had time to think ; 't ain't the living together that 
troubles squeamish stomachs ; it 's the marrying. 
That 's what 's the matter ! " 

" Just about ! " assented the Captain, with an amused 
look, " and here 's a case in point. Surrey ought to 
have been shot for marrying one of that degraded 

" Bah ! he married one of his own race, if I know 
how to calculate." 

" There, Jim, don't be a fool ! If she 's got any 
negro blood in her veins she 's a nigger, and all your 
talk won't make her anything else." 

" I say, Captain, I 've heard that some of your an- 
cestors were Indians : is that so ? " 

196 What Answer? 

" Yes : my great-grandmother was an Indian chiefs 
daughter, — so they say ; and you might as well claim 
royalty when you have the chance." 

" Bless me ! your great-grandmother, eh ? Come, 
now, what do you call yourself, — an Injun ? " 

"No, I don't. I call myself an Anglo-Saxon." 

"What, not call yourself an Injun, — when your 
great-grandmother was one ? Here 's a pretty go ! " 

" Nonsense ! 'tis n't likely that filtered Indian blood 
can take precedence and mastery of all the Anglo- 
Saxon material it 's run through since then." 

" Hurray ! now you Ve said it. Lookee here, Cap- 
tain. You say the Anglo-Saxon \s the master race of 
the world." 

" Of course I do." 

" Of course you do, — being a sensible fellow. So 
do I ; and you say the negro blood is mighty poor 
stuff, and the race a long way behind ours." 

" Of course, again." 

" Now, Captain, just take a sober squint at your own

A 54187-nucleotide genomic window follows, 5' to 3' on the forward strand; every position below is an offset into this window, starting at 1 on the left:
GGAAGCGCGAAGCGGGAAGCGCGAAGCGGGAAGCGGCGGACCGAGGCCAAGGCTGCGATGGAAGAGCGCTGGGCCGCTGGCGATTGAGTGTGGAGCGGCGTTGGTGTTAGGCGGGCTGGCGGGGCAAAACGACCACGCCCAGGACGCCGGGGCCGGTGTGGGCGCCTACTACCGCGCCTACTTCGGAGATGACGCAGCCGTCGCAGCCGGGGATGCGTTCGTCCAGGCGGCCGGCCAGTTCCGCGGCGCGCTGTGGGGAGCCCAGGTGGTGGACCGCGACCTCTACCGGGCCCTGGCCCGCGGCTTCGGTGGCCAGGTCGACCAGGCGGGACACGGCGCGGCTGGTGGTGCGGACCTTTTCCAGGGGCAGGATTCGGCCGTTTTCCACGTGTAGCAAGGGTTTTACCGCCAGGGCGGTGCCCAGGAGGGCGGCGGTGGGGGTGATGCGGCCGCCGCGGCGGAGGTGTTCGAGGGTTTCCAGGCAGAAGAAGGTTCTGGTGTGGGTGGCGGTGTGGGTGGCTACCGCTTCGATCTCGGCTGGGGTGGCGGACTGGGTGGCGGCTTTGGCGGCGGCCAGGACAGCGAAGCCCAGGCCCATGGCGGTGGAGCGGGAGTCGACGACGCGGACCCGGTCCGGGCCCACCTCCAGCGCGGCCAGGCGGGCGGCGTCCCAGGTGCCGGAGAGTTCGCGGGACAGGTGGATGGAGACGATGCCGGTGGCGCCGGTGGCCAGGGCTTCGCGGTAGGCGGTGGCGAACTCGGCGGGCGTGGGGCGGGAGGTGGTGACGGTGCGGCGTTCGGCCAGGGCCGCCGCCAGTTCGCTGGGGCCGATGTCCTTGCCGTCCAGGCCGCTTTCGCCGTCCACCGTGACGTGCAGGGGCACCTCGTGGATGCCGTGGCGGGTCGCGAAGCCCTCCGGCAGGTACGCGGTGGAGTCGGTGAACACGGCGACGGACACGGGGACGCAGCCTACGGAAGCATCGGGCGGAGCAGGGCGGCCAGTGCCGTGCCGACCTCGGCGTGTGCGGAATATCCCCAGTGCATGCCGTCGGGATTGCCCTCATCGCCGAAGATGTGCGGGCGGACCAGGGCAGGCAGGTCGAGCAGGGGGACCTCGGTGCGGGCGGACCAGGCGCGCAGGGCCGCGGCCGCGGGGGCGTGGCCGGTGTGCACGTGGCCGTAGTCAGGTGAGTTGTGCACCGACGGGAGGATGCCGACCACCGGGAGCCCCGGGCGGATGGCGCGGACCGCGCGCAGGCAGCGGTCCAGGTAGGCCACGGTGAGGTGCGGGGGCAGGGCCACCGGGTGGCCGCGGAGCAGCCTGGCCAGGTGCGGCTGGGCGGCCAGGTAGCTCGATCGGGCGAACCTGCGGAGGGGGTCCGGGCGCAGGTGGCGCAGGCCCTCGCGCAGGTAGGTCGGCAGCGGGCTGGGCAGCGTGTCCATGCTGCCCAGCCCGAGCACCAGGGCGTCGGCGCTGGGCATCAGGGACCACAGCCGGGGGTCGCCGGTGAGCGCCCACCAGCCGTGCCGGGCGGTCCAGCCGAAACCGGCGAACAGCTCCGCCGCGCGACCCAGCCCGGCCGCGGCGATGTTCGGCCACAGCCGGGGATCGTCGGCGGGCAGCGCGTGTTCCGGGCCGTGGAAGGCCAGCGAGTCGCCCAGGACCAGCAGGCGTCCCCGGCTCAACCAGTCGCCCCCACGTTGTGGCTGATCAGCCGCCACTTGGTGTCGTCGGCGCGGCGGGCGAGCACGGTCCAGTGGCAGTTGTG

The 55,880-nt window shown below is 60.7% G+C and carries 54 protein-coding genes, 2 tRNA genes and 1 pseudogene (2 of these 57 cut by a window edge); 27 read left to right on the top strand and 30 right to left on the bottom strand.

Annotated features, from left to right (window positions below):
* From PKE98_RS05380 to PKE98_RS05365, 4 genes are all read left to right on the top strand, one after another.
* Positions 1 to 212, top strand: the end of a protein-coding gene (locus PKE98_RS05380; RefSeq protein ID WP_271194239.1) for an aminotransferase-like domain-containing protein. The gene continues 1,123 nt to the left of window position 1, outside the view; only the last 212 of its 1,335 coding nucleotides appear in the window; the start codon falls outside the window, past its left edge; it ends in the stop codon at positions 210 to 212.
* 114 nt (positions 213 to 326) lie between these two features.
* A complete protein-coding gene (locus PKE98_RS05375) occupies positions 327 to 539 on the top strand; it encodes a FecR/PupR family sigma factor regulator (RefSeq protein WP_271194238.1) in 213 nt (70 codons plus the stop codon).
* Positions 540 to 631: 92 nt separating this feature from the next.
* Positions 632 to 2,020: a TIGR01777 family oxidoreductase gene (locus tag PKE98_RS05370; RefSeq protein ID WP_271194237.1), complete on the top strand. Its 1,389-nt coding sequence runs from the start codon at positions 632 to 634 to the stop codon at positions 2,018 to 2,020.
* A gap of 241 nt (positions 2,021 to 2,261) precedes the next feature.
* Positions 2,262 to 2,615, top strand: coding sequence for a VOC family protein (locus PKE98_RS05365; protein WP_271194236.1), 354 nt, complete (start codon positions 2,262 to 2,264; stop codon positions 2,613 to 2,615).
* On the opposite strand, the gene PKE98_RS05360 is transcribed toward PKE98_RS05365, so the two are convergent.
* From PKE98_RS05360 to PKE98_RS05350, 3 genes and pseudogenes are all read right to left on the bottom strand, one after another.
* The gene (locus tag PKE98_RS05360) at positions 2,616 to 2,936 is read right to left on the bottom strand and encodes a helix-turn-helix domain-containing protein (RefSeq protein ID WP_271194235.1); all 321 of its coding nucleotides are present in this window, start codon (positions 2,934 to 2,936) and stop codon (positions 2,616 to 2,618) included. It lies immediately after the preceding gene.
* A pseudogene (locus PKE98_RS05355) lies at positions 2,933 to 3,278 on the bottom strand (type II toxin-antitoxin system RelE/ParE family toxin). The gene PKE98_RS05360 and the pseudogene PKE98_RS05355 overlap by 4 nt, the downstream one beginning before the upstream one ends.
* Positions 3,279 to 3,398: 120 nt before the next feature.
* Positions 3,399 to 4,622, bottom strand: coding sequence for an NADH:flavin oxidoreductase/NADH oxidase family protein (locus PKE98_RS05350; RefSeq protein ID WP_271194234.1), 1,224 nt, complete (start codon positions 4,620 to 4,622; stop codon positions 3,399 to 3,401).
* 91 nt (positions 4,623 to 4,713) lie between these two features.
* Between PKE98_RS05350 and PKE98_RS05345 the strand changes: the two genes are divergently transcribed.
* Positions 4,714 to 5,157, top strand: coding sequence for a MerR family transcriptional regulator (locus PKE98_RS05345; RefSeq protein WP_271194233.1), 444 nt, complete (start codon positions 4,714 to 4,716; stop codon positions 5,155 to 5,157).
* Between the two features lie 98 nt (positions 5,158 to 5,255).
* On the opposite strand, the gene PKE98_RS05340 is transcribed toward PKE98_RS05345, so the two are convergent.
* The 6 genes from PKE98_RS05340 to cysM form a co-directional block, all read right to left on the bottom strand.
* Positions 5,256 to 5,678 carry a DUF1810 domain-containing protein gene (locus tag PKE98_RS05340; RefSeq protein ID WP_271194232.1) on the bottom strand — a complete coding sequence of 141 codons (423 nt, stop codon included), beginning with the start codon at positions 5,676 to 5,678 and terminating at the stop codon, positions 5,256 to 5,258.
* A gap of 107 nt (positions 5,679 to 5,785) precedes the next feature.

logic. You back Anglo-Saxon against the field ; very 
well ! here 's Miss Ercildoune, we '11 say, one eighth 
negro, seven eighths Anglo-Saxon. You make that 
one eighth stronger than all the other seven eighths : 
you make that little bit of negro master of all the 
lot of Anglo-Saxon. Now I have such a good opinion 
of my own race that if it were t' other way about, I 'd 

What Answer? 197 

think the one eighth Saxon strong enough to beat the 
seven eighths nigger. That 's sound, is n't it ? conse- 
quently, I call anybody that 's got any mixture at all, 
and that knows anything, and keeps a clean face, — 
and ain't a rebel, nor yet a Copperhead, — I call him, 
if it 's a him, and her, if it 's a she, one of us. And I 
mean to say to any such from henceforth, ' Here 's your 
chance, — go in, and win, if you can, — and anybody 
be damn'd that stops you ! ' " 

" Blow away, Jim," laughed the Captain, " I like to 
hear you ; and it 's good talk if you don't mean it." 

" I '11 be blamed if I don't." 

" Come, you 're talking now, — you 're saying a lot 
more than you '11 live up to, — you know that as well 
as I. People always do when they 're gassing." 

" Well, blow or no blow, it 's truth, whether I live 
up to it or not." And he, evidently with not all the 
steam worked off, began to gather sticks and build a 
fire to fry his bit of pork and warm the cold coffee. 

Just then they heard the plash of oars keeping time 
to the cadence of a plantation hymn, which came float- 
ing solemn and clear through the night : — 

" My brudder sittin' on de tree ob life, 
An' he yearde when Jordan roll. 
Roll Jordan, roll Jordan, roll Jordan, roll, 
Roll Jordan, roll ! " 

They both paused to listen as the refrain was again 
and again repeated. 

198 What Answer f 

" There 's nigger for you," broke out Jim, " what 'n 
thunder 'd they mean by such gibberish as that ? " 

The Captain laughed. " Come, Given, don't quarrel 
with what 's above your comprehension. Doubtless 
there 's a spiritual meaning hidden away somewhere, 
which your unsanctified ears can't interpret."